Biden makes fresh appeals to Black voters, hoping they can return him to the White House

President Joe Biden is working to reverse an erosion of support among Black voters this week, placing renewed focus on a group he hopes can once again help propel him to the White House like they did four years ago.

A string of events designed to commemorate civil rights milestones and address the next generation of leaders at Martin Luther King Jr.’s alma mater comes amid polls showing Black voters flocking from Biden, frustrated by what they regard as inaction on their top priorities and turned off by his handling of the economy and the Israel-Hamas war.

In marking the anniversary of the historic Brown v. Board of Education case that found laws promoting segregation unconstitutional, Biden hopes to reiterate his commitment to promoting and advancing historic gains by the Black community over the past 70 years.

And a speech at Morehouse College in Atlanta on Sunday, already the subject of controversy amid nationwide campus protests, will aim to uplift the next generation of Black men – a voting group where Biden’s decline in support has been most marked.

Since the Civil Rights era, Democratic presidential candidates have enjoyed wide support from Black voters. Yet leaders of several Black grassroots organizations have warned the president should not take for granted the support of Black Americans.

In the months before November, Biden is hoping both to underscore his own record and to reinvigorate the memories of all voters about what life was like under a Trump presidency.

“He has to answer two questions: Why go out and bother to vote, which is almost the same question of what’s in it for me for voters,” said Biden campaign co-chair Cedric Richmond. “And then he has to answer the Janet Jackson test of: ‘What have you done for me lately?’”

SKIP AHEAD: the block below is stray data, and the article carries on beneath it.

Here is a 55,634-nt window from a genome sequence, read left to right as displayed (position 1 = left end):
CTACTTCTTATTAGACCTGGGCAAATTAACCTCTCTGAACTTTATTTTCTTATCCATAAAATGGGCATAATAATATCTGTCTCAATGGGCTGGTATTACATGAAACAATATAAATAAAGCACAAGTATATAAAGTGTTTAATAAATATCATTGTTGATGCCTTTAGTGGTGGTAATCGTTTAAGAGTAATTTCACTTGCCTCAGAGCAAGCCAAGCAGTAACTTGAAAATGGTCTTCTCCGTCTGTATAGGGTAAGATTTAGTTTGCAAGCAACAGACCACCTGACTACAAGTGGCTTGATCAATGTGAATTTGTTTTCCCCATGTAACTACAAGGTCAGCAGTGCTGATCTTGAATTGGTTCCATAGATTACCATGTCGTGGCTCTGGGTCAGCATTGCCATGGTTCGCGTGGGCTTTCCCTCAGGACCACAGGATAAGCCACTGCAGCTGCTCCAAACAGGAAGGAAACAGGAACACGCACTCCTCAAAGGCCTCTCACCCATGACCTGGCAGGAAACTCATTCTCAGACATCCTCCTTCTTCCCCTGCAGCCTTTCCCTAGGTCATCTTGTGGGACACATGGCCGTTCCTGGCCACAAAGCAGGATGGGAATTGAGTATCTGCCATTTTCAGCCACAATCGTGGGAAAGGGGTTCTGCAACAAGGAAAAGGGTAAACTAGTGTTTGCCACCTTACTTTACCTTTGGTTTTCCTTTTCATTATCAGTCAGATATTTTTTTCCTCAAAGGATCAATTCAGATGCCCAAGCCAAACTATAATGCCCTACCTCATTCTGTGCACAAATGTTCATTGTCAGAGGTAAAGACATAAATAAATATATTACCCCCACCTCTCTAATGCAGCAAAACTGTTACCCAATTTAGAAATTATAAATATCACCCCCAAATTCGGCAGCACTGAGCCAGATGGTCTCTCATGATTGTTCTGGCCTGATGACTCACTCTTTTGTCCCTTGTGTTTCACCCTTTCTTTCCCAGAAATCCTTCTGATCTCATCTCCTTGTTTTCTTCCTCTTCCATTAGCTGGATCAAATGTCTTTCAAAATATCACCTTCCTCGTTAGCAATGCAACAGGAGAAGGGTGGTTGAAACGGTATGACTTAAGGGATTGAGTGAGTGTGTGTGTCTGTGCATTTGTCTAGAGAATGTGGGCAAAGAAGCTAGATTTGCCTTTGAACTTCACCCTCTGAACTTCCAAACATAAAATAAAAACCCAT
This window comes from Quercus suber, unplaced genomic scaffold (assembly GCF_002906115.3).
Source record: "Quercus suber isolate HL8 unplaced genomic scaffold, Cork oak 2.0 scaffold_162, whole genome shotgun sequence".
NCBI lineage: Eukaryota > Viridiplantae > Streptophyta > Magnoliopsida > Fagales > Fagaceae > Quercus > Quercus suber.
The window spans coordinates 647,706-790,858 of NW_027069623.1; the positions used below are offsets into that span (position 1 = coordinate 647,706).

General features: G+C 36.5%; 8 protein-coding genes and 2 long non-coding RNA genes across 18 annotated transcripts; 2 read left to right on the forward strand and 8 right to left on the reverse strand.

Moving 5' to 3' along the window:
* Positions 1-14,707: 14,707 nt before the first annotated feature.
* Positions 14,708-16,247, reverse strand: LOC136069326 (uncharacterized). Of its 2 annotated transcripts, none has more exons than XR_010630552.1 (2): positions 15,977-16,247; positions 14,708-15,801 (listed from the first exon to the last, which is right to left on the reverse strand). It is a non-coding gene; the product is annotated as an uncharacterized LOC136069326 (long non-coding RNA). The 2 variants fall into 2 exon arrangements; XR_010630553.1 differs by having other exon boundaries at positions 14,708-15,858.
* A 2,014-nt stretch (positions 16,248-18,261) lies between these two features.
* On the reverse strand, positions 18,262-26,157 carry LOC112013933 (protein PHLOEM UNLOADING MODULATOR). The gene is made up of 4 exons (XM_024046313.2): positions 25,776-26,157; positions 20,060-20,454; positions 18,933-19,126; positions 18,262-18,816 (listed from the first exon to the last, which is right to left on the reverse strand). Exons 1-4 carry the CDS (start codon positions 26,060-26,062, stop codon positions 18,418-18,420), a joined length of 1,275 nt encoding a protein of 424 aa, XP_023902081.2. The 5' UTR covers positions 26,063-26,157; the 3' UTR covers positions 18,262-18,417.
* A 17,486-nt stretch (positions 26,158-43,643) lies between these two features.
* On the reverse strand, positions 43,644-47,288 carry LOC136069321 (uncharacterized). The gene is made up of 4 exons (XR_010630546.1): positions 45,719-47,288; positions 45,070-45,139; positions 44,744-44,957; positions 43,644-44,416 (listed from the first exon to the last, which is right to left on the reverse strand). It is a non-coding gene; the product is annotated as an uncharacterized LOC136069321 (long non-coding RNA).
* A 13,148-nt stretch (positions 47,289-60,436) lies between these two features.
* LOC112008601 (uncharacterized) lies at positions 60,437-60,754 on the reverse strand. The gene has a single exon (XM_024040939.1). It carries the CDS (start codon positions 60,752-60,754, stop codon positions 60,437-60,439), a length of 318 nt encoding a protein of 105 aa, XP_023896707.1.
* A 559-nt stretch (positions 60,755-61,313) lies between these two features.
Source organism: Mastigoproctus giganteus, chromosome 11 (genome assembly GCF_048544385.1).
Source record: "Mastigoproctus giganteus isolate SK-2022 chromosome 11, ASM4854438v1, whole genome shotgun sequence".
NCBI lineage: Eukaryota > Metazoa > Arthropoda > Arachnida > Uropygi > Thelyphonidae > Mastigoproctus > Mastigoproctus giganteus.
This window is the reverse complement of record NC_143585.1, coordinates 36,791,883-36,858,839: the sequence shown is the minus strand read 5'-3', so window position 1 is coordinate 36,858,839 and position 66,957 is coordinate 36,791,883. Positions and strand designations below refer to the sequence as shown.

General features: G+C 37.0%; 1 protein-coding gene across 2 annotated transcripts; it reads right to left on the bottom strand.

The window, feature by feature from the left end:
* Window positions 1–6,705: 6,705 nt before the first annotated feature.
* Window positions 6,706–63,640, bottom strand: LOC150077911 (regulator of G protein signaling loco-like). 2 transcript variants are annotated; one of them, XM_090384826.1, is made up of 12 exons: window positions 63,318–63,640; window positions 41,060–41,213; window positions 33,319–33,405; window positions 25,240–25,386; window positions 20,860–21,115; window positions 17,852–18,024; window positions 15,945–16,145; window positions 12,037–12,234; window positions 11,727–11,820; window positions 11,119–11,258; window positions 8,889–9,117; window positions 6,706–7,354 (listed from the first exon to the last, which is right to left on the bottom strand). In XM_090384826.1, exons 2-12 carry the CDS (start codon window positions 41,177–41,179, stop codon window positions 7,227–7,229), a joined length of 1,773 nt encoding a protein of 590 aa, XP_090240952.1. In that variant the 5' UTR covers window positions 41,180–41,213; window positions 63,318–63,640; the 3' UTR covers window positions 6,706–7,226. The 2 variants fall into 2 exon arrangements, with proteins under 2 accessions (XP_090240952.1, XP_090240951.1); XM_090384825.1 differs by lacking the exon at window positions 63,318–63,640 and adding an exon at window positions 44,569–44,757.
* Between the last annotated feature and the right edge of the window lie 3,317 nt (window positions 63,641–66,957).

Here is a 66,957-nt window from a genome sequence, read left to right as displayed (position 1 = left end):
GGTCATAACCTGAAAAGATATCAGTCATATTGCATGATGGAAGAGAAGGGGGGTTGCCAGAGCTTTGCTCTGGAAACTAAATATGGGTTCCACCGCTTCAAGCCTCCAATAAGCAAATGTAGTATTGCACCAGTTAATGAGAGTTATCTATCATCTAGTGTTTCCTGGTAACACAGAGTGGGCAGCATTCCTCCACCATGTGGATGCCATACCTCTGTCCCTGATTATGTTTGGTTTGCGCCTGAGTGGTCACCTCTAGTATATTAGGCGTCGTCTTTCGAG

In a radio interview taped Tuesday, Biden urged Black voters to “remember who Trump is.”

“He falsely accused the Central Park Five,” Biden told Darian “Big Tigger” Morgan on V-103.3 in Atlanta. “He’s a founder of birtherism, he tried to repeal Obamacare the first time – now he’s promised to do even more damage.”

Sharpening the contrast with Trump has been of vital importance for Biden as he works to improve his standing in polls. Nowhere is that imperative more critical than with Black Americans. Many polls have found them more disconnected from the Democratic Party than they have been in decades.

Biden often cites issues like infrastructure investments and canceling student debt when promoting his record to Black voters. He’s also taken steps on loosening rules on marijuana, including Thursday when the Justice Department formally began the process of rescheduling the drug.

On other issues, however, his campaign promises have fallen short, including a push for sweeping legislation to protect voting rights.

While Biden often cites issues like infrastructure investments, his pardons of federal marijuana offenders and canceling student debt, on other issues his campaign promises have fallen short, including a push for sweeping legislation to protect voting rights.